Under health care reform, otherwise known as the Affordable Care Act or Obamacare, uninsured Americans will be required to have health insurance by March 31, 2014 or face a tax penalty.
There will be an option to shop for and purchase health insurance through your state's online health insurance marketplace beginning Oct. 1, 2013. You may also qualify for a tax credit to help you pay for your health insurance if you purchase through the online exchange.
However, some uninsured lower income, elderly or disabled individuals may not need to purchase health insurance through their state's online marketplace, as they may qualify for Medicaid and Medicare. Here is the difference between the two programs and how they're affected by health care reform.
What it is: Medicaid is a state-run health insurance program for individuals, families, children, and people with disabilities under the age of 65. Individuals can qualify for Medicaid based on their income and family size.
If you currently have Medicaid: You're already covered and you don't need to worry about purchasing health insurance through the exchanges. Although you are ineligible to receive a tax credit through your state's health insurance exchange, you have the benefit of receiving free or low-cost health insurance through Medicaid.
Who qualifies: Some states have expanded their Medicaid insurance program to individuals with higher-income limits. Under the new health care law, you may qualify for Medicaid coverage if you make up to $15,800 per year or $32,500 for a family of four.
The benefits: Medicaid benefits may also vary by state, but there are certain benefits that must be covered by every Medicaid program, including inpatient hospital services, X-ray and laboratory services, and physician services. Keep checking on your state's Medicaid coverage plans, since states are allowed to expand their programs at any time and there is no deadline for expansion. You can check your state's Medicaid office to find out the status of your state's offering.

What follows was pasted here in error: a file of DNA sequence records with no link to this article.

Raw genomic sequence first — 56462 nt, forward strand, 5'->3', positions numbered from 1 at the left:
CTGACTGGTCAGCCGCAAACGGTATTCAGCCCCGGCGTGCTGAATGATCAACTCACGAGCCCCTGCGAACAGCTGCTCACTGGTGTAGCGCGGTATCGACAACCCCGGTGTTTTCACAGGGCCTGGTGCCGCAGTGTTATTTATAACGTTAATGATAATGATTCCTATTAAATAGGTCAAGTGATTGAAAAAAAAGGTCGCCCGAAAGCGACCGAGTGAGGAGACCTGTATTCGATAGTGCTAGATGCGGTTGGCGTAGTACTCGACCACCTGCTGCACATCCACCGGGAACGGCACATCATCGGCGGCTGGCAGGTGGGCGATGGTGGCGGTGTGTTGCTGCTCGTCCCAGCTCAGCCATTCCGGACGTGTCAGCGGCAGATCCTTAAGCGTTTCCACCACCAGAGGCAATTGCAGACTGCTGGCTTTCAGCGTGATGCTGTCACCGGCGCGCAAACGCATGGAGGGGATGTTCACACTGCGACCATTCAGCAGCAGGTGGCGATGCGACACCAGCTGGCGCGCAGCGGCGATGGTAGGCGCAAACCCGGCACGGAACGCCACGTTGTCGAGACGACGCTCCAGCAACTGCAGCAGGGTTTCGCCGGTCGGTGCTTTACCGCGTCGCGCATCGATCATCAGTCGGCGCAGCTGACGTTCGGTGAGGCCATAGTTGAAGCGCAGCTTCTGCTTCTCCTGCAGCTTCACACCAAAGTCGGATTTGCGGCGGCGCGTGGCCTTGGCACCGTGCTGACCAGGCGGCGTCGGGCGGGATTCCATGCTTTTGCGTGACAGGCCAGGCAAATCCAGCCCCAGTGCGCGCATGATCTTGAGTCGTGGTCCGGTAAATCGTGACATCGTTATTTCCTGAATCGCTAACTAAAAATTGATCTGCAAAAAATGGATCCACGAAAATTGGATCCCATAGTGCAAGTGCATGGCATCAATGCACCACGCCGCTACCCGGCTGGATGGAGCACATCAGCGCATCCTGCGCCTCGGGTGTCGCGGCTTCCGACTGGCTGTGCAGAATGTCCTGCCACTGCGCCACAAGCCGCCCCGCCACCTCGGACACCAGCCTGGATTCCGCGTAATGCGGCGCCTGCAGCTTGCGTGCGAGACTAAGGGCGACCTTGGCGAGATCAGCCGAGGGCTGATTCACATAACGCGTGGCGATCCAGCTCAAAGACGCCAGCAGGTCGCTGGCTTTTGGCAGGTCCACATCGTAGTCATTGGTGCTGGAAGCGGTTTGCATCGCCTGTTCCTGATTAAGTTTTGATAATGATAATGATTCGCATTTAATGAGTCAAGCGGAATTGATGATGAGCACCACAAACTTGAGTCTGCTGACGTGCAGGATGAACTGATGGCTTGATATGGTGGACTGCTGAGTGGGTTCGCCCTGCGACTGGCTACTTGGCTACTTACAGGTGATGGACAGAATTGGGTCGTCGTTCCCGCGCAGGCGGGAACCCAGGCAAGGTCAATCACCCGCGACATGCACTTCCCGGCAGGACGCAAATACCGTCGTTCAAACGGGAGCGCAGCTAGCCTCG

The bottom line: If you qualify for Medicaid and don't have health insurance yet, you can apply as early as Oct. 1, 2013 through your state's Medicaid office or your state's health insurance marketplace. You can avoid a tax penalty by having Medicaid coverage before March 31, 2014.
What it is: Medicare is a federal health insurance program for individuals age 65 or older, people with disabilities under age 65 or people of any age with kidney failure.
If you currently have Medicare: You are covered and don't need to worry about purchasing health insurance through exchanges (Medicare isn't part of the health insurance marketplace) or receiving a tax penalty.
However, individuals with higher incomes ($200,000 for an individual and $250,000 for couples filing jointly) may see an additional Medicare tax of 0.9 percent on their wages beginning this year as a result of health care reform.
Who qualifies: You can see if you're eligible for Medicare by checking the Medicare Eligibility Tool. In general, you may be eligible for Medicare if you or your spouse worked in Medicare-covered employment for at least 10 years and you are at least 65 years old.
The benefits: Various parts of Medicare cover different services. For example, Medicare Part A covers inpatient hospital care as well as hospice care. Meanwhile, Medicare Part B covers outpatient care, medical equipment expenses, health care provider services and some preventative screenings, which have been expanded under health care reform. Preventative care includes an annual wellness visit, flu shots and HIV, depression and diabetes screenings, among others.
The bottom line: The method in which you obtain Medicare coverage won't change under the law, and the open enrollment is still Oct. 15 to Dec. 7. You can visit Medicare.gov to learn more about the program's options.
Lisa Greene-Lewis is a certified public accountant and TurboTax tax expert. She has more than 15 years of experience in tax preparation, including positions as a public auditor, controller and operations manager. For more tax-related tips, go to blog.turbotax.intuit.com.